In January 2017, China had been feasting on violating trade agreements and stealing American technology. They were forcing American companies to share technology for entry into their market and they were using endless protectionist mechanisms to benefit their manufacturers at the expense of American companies. Previous presidents either did not see this anti Americanism as an issue or just ignored it. Genteel diplomacy had failed. Trump came in with Americanism promises to change it and immediately dumped Pacific Free Trade Agreement (TPP) that seemed very favorable to China and others. He’s now thrown on tariffs and China has responded. However, he knows he has the stronger hand in that China is far more reliant on our imports than we are on theirs — in part because of all their cheating. Jury’s out, because a full trade war is bad for everyone. But that seems unlikely for the pragmatic Chinese leadership.

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In January 2017, Mexico was continuing its decades long policy of urging its least desirable citizens northward across the porous American border. They fought against any tightening on the border and howled about Trump’s “stupid” and “f**king” wall — to quote two former Mexican presidents. Genteel diplomacy had failed, if it had even been tried. But Trump saw in this situation what Americans saw and the genteel diplomats did not: Anti Americanism. Despite a fairly open border, ridiculously generous benefits to all those who snuck in illegally, constraining income growth at the low end for Americans and $30 billion exiting our economy annually to head back to Mexico through remittances, both the Mexican government and many illegal aliens and those speaking for them continued to criticize the United States’ policy and people with charges of racism, xenophobia and so on. Americans had had enough. Trump had had enough. So now the military is headed to the border until the wall is built. Mexico is not happy about this, but a lot of Americans are, because a lot support pro Americanism.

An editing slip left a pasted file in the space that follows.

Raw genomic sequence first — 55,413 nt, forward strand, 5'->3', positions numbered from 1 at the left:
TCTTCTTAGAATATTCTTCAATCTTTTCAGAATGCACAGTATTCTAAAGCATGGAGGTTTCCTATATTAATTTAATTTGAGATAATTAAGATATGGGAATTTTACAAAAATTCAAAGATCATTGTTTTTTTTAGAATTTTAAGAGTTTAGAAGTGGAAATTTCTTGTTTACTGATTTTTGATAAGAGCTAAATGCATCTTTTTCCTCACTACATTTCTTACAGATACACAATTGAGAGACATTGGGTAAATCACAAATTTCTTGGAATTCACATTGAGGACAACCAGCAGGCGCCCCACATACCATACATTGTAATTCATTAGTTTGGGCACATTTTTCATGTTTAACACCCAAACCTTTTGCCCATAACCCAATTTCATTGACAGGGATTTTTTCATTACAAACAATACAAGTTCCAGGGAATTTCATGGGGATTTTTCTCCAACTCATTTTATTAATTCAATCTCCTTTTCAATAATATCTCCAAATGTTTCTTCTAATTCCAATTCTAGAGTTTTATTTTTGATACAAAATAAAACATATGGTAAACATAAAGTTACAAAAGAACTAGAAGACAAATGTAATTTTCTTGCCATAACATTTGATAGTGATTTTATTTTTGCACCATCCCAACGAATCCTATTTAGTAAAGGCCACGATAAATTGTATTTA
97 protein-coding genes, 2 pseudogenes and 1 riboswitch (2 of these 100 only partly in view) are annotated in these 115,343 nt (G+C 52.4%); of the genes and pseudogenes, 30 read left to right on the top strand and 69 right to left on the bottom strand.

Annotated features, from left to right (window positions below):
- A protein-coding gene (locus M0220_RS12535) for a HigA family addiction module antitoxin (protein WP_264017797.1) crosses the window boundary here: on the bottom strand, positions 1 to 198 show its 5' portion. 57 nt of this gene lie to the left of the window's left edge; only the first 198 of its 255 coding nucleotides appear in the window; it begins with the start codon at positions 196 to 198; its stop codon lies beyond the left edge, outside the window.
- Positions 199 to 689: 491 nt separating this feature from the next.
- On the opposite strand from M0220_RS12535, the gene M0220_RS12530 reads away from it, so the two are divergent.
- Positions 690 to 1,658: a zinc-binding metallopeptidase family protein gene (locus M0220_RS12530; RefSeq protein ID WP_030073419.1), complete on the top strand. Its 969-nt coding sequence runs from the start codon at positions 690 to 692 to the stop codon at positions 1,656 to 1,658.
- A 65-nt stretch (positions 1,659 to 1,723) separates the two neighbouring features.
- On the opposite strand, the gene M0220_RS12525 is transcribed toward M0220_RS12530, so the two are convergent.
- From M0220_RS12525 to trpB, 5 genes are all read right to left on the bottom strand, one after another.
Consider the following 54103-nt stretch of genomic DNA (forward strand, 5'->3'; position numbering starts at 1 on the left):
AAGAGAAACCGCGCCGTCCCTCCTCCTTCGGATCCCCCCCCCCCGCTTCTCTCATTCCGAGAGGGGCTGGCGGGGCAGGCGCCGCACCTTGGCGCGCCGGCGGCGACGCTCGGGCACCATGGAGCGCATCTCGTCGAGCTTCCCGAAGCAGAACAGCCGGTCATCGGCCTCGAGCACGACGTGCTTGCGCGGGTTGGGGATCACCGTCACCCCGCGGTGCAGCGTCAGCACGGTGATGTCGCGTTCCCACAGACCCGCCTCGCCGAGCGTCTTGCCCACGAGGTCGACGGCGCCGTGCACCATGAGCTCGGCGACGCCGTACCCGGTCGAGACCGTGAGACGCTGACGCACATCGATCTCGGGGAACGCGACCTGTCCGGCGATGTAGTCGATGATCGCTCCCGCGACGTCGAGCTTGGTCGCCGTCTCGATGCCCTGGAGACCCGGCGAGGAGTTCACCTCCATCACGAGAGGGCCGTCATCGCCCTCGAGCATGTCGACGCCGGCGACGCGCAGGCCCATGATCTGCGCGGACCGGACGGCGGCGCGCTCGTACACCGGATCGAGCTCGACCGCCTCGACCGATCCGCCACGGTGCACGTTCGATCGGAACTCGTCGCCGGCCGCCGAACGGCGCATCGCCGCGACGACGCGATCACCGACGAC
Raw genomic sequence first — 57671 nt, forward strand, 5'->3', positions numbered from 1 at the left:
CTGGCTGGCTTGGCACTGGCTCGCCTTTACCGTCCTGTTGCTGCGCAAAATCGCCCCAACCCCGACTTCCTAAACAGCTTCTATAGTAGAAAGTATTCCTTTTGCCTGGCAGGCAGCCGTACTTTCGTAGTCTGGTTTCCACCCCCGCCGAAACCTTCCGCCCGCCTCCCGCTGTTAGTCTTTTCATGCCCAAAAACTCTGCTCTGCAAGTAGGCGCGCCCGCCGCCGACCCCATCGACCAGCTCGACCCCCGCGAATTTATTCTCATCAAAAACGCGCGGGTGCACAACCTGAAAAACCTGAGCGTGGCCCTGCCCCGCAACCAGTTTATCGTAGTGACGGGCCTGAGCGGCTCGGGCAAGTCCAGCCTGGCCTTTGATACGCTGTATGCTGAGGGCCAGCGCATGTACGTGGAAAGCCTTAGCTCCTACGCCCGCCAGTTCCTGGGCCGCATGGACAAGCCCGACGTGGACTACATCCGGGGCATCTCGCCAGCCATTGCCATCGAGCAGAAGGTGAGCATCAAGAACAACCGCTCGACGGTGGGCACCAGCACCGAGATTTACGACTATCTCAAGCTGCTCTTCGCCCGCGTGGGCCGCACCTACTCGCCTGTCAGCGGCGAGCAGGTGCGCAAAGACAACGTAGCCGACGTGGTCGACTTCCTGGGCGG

In January 2017, the radical Islamist organization ISIS held large swaths of Syria and Iraq, had declared a caliphate and was spreading terrorism on multiple continents while committing ongoing atrocities against its own population in the vein of Chinese communists, Soviet communists and German Nazis, just a smaller scale. No kind of diplomacy was available with ISIS, but brute force was and the U.S. under Obama had been reluctant to use it. By the end of 2017, they had lost their capital and virtually all of the caliphate. Their holdings in both Iraq and Syria were liberated. This had been very slowly starting to happen in the final years of Obama. But Trump promised to pound ISIS out of existence and followed through by loosening the restraints on the U.S. military, which effectively helped wipe out most of the wicked nest of evil so far in the 21st century.

International relations and events are always fluid. It’s difficult to predict the future with any certainty. But it’s clear that Trump’s blunt, pro-Americanism style of diplomacy is having a positive impact on the world and certainly on American prospects. It may not be what will always be needed. But it is what has been needed at least in these six areas.

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Rod Thomson is an author, TV talking head and former journalist, and is Founder of The Revolutionary Act. Rod is co-host of Right Talk America With Julio and Rod on the Salem Radio Network.

Today’s news moves at a faster pace than ever, and a lot of sources are not trustworthy.  is my go-to source for keeping up with all the latest events in real time from good sources.


Appeasement Korea Politics Truth

CONTEXT: Our Own Neville Chamberlains Led to North Korea Crisis

Rod Thomson

Appeasing a genocidal madman, allowing him access to terrifically destructive war machines, has never gone well for the world.

It’s just that the peace-desiring countries of the world never learn this difficult truth, too often cuddling up with the seductive mistress of appeasement. This is the precise dynamic we see after multiple U.S. presidents tried to stop North Korean dictator Kim Il Jung by giving him everything he wanted in return for empty promises. Now he has numerous nuclear weapons and increasingly sophisticated missiles. And appeasement may no longer be possible. The bill is coming due, as it always does.